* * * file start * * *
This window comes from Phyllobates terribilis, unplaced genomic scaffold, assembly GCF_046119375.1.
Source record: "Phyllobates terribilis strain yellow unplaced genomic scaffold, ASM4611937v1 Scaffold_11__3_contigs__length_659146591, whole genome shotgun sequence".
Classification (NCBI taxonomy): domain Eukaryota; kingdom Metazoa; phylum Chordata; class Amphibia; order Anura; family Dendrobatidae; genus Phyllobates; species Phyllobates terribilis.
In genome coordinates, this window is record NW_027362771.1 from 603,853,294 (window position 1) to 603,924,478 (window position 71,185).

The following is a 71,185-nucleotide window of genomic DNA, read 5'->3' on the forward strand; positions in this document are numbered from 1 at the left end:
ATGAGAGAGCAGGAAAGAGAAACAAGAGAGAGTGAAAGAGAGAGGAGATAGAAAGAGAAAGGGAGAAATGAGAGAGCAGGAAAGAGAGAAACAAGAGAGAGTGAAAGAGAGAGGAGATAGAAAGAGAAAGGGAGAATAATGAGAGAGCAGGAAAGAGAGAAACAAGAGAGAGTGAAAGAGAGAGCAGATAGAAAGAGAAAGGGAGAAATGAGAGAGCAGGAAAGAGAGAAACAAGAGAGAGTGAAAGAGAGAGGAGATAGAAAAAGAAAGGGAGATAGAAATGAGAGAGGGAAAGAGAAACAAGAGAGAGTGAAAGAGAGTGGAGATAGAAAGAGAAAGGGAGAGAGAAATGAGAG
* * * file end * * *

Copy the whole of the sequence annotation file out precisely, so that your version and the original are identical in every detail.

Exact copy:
This window comes from Phyllobates terribilis, unplaced genomic scaffold, assembly GCF_046119375.1.
Source record: "Phyllobates terribilis strain yellow unplaced genomic scaffold, ASM4611937v1 Scaffold_11__3_contigs__length_659146591, whole genome shotgun sequence".
Classification (NCBI taxonomy): domain Eukaryota; kingdom Metazoa; phylum Chordata; class Amphibia; order Anura; family Dendrobatidae; genus Phyllobates; species Phyllobates terribilis.
In genome coordinates, this window is record NW_027362771.1 from 603,853,294 (window position 1) to 603,924,478 (window position 71,185).

The following is a 71,185-nucleotide window of genomic DNA, read 5'->3' on the forward strand; positions in this document are numbered from 1 at the left end:
ATGAGAGAGCAGGAAAGAGAAACAAGAGAGAGTGAAAGAGAGAGGAGATAGAAAGAGAAAGGGAGAAATGAGAGAGCAGGAAAGAGAGAAACAAGAGAGAGTGAAAGAGAGAGGAGATAGAAAGAGAAAGGGAGAATAATGAGAGAGCAGGAAAGAGAGAAACAAGAGAGAGTGAAAGAGAGAGCAGATAGAAAGAGAAAGGGAGAAATGAGAGAGCAGGAAAGAGAGAAACAAGAGAGAGTGAAAGAGAGAGGAGATAGAAAAAGAAAGGGAGATAGAAATGAGAGAGGGAAAGAGAAACAAGAGAGAGTGAAAGAGAGTGGAGATAGAAAGAGAAAGGGAGAGAGAAATGAGAG